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Multiple challenges for firefighters on North B Street house fire

‘Never seen smoke hit the ground like that’

Grangeville firefighters were challenged with multiple issues in battling last week’s house fire (Tuesday, Aug. 29) on North B Street. Fire cause is undetermined.

Photo by David Rauzi
Grangeville firefighters were challenged with multiple issues in battling last week’s house fire (Tuesday, Aug. 29) on North B Street. Fire cause is undetermined.



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Grangeville firefighters were challenged with multiple issues in battling last week’s house fire on North B Street. Here, firefighters douse the ceiling, bringing down a shower of sparks.

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North B Street home structure fire, Tuesday, Aug. 29

— The fire at the North B Street home worked across and melted the vinyl siding, igniting the underlying cedar.

“Once the fire got started under that, it was impossible to stop it,” said Fire Chief Bob Mager.

In a rare instance of coinciding problems, Grangeville firefighters faced a series of challenges and setbacks in battling a structure fire last Tuesday night, Aug. 29, that gutted a single-story home and outbuilding, and damaged a camp trailer.

Cause is undetermined, according to Mager, for the fire started between the house and garage. Owners Chris and Emily Schacher were insured; they and their two children were uninjured. One firefighter was checked out by EMTs after being struck in the head by a hose coupling but did not require treatment.

According to the Grangeville Police Department, Emily, while getting ready for bed, noticed flames inside the utility room at the rear of the house. Mager said the fire had likely been burning for some time at 319 North B Street prior to its discovery and report by a neighbor at 10:44 p.m. Initially reported as a backyard fire, the incident was quickly revealed to city police arriving on scene as a fully involved structure and wooden shed.

“It took us four minutes to get on scene, and it was involved good,” Mager said. Along with knocking down the fire, efforts were directed to prevent it spreading to adjacent structures, one of which was 15 feet away.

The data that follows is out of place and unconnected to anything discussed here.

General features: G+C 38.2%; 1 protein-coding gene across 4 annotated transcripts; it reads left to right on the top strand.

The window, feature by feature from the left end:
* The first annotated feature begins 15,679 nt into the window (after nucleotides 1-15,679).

“It’s been a long time since we used that many hoses in an operation,” he said. With multiple incident locations needing attack, crews deployed six 1.5-inch lines, one 2.5-inch line and both engine-mounted deck guns. These last helped difficult areas, to cool the fire, and to also deliver a “rainfall” across the incident to prevent separate spot fires from developing.

Older home construction worked against firefighter efforts. A lack of firebreaks in the attic, Mager said, allowed the blaze to roll and spread unrestricted throughout the home.

And then the smoke.

“In my 23 years fighting fire, I’ve never seen smoke hit the ground like that,” Mager said.

With town in the upper 60-degree range and winds at 5 mph and less, a temperature inversion over Grangeville kept smoke from the structure fire at street level, extending a choking, eye-stinging smog across the block and side streets that at times was at near zero visibility. For firefighters not wearing airpacks, the smoke “chased people off hoses,” he said, and it caused a setback for about a half hour as crews had to be pulled out to await for it to clear.

By 12:30 a.m., firefighters were in mopup stage, clearing the scene about 2:30 a.m. Mager reported the structure a total loss; however, some contents – such as a box of photographs – were found to be salvageable. The family’s dog died in the incident.

Four vehicles and 19 personnel responded to the fire. Scene assistance was provided by the Grangeville Police Department, Idaho County Sheriff’s Office, Syringa Ambulance and Avista.

Community members have been providing items to assist the family. For those wishing to donate, an account has been set up at Wells Fargo.



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